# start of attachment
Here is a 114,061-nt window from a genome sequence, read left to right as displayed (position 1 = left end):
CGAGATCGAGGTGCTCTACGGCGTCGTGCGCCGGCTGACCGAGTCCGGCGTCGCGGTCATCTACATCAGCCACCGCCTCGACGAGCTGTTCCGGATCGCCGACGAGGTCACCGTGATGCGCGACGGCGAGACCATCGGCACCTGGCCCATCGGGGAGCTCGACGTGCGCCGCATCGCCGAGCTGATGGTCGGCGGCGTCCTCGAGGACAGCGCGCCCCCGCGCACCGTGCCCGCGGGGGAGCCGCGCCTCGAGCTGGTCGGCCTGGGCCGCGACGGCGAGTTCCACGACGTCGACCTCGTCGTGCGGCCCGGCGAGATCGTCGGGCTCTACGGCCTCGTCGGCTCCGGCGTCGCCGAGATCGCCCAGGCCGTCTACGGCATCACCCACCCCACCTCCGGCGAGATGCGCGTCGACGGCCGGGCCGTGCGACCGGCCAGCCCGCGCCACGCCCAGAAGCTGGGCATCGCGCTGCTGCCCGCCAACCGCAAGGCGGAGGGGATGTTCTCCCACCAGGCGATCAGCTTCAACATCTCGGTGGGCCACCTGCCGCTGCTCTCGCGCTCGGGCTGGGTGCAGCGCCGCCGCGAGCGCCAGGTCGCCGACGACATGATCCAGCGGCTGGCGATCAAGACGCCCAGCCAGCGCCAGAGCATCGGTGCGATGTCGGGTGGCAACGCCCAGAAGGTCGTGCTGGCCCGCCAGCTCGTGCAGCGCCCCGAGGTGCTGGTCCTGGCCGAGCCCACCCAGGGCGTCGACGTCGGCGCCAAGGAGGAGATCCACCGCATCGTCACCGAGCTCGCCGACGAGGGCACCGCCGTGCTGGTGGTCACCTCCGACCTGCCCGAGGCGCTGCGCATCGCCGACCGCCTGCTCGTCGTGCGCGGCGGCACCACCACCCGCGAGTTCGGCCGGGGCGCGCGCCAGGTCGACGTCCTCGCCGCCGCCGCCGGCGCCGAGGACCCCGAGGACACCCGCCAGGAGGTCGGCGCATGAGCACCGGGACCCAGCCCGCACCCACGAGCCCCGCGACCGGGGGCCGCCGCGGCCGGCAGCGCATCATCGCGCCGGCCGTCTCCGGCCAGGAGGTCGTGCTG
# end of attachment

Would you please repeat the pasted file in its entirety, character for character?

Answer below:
Here is a 114,061-nt window from a genome sequence, read left to right as displayed (position 1 = left end):
CGAGATCGAGGTGCTCTACGGCGTCGTGCGCCGGCTGACCGAGTCCGGCGTCGCGGTCATCTACATCAGCCACCGCCTCGACGAGCTGTTCCGGATCGCCGACGAGGTCACCGTGATGCGCGACGGCGAGACCATCGGCACCTGGCCCATCGGGGAGCTCGACGTGCGCCGCATCGCCGAGCTGATGGTCGGCGGCGTCCTCGAGGACAGCGCGCCCCCGCGCACCGTGCCCGCGGGGGAGCCGCGCCTCGAGCTGGTCGGCCTGGGCCGCGACGGCGAGTTCCACGACGTCGACCTCGTCGTGCGGCCCGGCGAGATCGTCGGGCTCTACGGCCTCGTCGGCTCCGGCGTCGCCGAGATCGCCCAGGCCGTCTACGGCATCACCCACCCCACCTCCGGCGAGATGCGCGTCGACGGCCGGGCCGTGCGACCGGCCAGCCCGCGCCACGCCCAGAAGCTGGGCATCGCGCTGCTGCCCGCCAACCGCAAGGCGGAGGGGATGTTCTCCCACCAGGCGATCAGCTTCAACATCTCGGTGGGCCACCTGCCGCTGCTCTCGCGCTCGGGCTGGGTGCAGCGCCGCCGCGAGCGCCAGGTCGCCGACGACATGATCCAGCGGCTGGCGATCAAGACGCCCAGCCAGCGCCAGAGCATCGGTGCGATGTCGGGTGGCAACGCCCAGAAGGTCGTGCTGGCCCGCCAGCTCGTGCAGCGCCCCGAGGTGCTGGTCCTGGCCGAGCCCACCCAGGGCGTCGACGTCGGCGCCAAGGAGGAGATCCACCGCATCGTCACCGAGCTCGCCGACGAGGGCACCGCCGTGCTGGTGGTCACCTCCGACCTGCCCGAGGCGCTGCGCATCGCCGACCGCCTGCTCGTCGTGCGCGGCGGCACCACCACCCGCGAGTTCGGCCGGGGCGCGCGCCAGGTCGACGTCCTCGCCGCCGCCGCCGGCGCCGAGGACCCCGAGGACACCCGCCAGGAGGTCGGCGCATGAGCACCGGGACCCAGCCCGCACCCACGAGCCCCGCGACCGGGGGCCGCCGCGGCCGGCAGCGCATCATCGCGCCGGCCGTCTCCGGCCAGGAGGTCGTGCTG